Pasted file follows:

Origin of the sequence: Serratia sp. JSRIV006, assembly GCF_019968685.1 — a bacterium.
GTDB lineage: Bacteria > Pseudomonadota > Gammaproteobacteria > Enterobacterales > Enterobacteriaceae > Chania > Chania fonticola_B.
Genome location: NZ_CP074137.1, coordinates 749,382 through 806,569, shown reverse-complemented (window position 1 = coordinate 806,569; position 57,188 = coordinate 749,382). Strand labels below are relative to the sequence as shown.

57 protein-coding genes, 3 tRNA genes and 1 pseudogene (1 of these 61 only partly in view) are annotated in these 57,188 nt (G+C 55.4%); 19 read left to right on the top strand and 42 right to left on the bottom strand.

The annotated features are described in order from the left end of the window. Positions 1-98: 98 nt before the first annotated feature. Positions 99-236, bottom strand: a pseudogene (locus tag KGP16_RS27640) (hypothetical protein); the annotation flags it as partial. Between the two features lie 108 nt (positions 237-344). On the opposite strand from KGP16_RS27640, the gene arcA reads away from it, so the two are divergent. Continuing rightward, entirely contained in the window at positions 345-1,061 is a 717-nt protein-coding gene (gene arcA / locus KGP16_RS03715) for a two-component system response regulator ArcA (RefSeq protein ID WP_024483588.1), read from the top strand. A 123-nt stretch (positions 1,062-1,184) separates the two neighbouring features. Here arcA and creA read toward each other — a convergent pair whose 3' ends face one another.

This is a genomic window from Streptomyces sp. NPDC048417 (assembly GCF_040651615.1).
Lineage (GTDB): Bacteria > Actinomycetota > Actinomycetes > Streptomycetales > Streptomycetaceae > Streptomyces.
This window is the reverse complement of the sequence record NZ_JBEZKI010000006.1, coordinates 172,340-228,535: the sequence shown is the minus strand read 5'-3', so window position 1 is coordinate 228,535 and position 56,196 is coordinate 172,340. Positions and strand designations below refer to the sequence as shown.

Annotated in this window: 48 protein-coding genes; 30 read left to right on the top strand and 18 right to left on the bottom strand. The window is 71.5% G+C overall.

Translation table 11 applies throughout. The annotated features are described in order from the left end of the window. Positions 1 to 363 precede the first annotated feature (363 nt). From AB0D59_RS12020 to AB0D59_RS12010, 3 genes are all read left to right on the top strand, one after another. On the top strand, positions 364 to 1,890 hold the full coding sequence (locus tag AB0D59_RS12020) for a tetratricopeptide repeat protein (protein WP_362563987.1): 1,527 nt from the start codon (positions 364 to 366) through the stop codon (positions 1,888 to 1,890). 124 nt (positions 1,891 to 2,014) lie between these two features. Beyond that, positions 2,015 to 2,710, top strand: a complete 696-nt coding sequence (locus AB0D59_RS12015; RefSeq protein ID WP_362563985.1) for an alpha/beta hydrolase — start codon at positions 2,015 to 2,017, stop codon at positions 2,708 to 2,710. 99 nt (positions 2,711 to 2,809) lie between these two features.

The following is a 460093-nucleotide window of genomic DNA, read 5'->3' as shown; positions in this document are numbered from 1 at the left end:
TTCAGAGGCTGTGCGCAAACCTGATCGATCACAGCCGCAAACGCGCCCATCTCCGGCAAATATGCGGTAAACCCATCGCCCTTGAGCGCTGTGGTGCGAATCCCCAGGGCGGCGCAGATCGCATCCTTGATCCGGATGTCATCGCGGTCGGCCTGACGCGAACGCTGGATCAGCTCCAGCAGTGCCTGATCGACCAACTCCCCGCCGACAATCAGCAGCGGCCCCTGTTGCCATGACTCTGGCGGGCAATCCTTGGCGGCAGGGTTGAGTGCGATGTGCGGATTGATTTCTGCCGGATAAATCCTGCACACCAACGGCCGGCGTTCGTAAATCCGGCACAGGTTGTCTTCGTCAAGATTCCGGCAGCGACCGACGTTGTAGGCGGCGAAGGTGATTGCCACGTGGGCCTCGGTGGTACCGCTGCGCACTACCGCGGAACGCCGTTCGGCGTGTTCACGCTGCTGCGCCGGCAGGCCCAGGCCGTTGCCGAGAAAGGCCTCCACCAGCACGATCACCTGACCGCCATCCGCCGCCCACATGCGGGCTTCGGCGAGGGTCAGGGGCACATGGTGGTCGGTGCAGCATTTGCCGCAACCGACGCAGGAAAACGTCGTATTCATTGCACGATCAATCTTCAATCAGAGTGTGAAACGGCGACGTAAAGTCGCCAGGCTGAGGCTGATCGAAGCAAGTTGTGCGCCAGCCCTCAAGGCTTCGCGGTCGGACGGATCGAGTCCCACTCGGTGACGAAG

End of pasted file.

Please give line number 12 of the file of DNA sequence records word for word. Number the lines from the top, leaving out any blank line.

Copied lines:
TTCAGAGGCTGTGCGCAAACCTGATCGATCACAGCCGCAAACGCGCCCATCTCCGGCAAATATGCGGTAAACCCATCGCCCTTGAGCGCTGTGGTGCGAATCCCCAGGGCGGCGCAGATCGCATCCTTGATCCGGATGTCATCGCGGTCGGCCTGACGCGAACGCTGGATCAGCTCCAGCAGTGCCTGATCGACCAACTCCCCGCCGACAATCAGCAGCGGCCCCTGTTGCCATGACTCTGGCGGGCAATCCTTGGCGGCAGGGTTGAGTGCGATGTGCGGATTGATTTCTGCCGGATAAATCCTGCACACCAACGGCCGGCGTTCGTAAATCCGGCACAGGTTGTCTTCGTCAAGATTCCGGCAGCGACCGACGTTGTAGGCGGCGAAGGTGATTGCCACGTGGGCCTCGGTGGTACCGCTGCGCACTACCGCGGAACGCCGTTCGGCGTGTTCACGCTGCTGCGCCGGCAGGCCCAGGCCGTTGCCGAGAAAGGCCTCCACCAGCACGATCACCTGACCGCCATCCGCCGCCCACATGCGGGCTTCGGCGAGGGTCAGGGGCACATGGTGGTCGGTGCAGCATTTGCCGCAACCGACGCAGGAAAACGTCGTATTCATTGCACGATCAATCTTCAATCAGAGTGTGAAACGGCGACGTAAAGTCGCCAGGCTGAGGCTGATCGAAGCAAGTTGTGCGCCAGCCCTCAAGGCTTCGCGGTCGGACGGATCGAGTCCCACTCGGTGACGAAG